A2Z Challanege: P is for Pooka

Pooka (or púca, phouka, phooka, phooca, puca, púka, or some other variant), while mostly a creation of Celtic folklore, is a ubiquitous goblin around the world. These little dudes are bringers both of good and bad fortune.

Pooka have dark or white fur that is more like hair. They are not very large. One can take on a variety of different looks, therefore, each may look different that others.

Pooka have similar equivalents throughout Europe. For instance, in Welsh mythology it is named the pwca and in Cornish the Bucca. In the Channel Islands, the pouque were said to be fairies who lived near ancient stones; in Channel Island French the pouquelée, pouquelay, poulpiquet, or polpegan may be them.

The pooka can be either menacing or beneficial. There are plenty of stories where they are wicked assholes, and others where pooka save the day and are heroic. Some stories have them as blood-thirsty, vampire-like creatures who are man-eating beings that hunt down, kill, and eat their victims.

According to legend, a pooka can assume a variety of terrifying or pleasing forms. This can be confusing, but they may be human, animal, or some hybrid creature. As an animal, they’re usually a horse, cat, rabbit, raven, fox, wolf, goat, goblin, or dog. So, we have lots of bases to cover since almost anything can be a pooka.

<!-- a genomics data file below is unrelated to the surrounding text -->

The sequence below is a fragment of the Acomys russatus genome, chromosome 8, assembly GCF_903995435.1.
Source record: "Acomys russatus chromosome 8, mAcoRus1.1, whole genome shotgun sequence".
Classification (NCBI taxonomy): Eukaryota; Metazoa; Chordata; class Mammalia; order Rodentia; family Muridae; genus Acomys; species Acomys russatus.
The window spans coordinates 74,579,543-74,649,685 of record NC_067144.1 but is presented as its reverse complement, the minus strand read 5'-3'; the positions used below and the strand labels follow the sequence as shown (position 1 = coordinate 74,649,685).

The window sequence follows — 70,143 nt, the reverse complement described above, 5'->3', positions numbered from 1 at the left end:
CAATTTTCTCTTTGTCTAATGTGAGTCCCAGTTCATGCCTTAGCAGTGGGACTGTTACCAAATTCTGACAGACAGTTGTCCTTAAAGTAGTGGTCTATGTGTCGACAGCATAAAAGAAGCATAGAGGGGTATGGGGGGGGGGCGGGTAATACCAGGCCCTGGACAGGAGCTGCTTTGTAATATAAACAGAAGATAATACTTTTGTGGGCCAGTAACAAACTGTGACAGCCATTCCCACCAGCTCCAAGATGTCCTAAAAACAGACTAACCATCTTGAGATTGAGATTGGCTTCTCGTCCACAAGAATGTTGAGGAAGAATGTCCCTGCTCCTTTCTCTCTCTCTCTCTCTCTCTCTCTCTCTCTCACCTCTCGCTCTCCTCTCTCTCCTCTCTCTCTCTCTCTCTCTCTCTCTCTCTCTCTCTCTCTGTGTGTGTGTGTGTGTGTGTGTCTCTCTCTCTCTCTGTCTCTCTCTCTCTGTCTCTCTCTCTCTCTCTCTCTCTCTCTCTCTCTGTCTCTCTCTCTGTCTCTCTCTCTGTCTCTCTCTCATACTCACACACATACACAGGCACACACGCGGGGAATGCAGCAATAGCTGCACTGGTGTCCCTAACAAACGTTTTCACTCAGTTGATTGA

In most cases, if we humans are enticed onto a pooka’s back, it will be a wild ride. However, unlike a kelpie, which will take its rider and dive into the nearest stream or lake to drown them, the pooka does the rider no permanent harm. I know, “but you just said.” For a second there, I was pooka-possessed and wrote conflicting the things. It’s fantasy, but I suggest passing on the pooka ride.

Although pooka enjoy confusing or terrifying humans, they are generally benevolent.

If you carefully look both ways, you may see a pooka.
Keep away, be nice, and mind the gaps.

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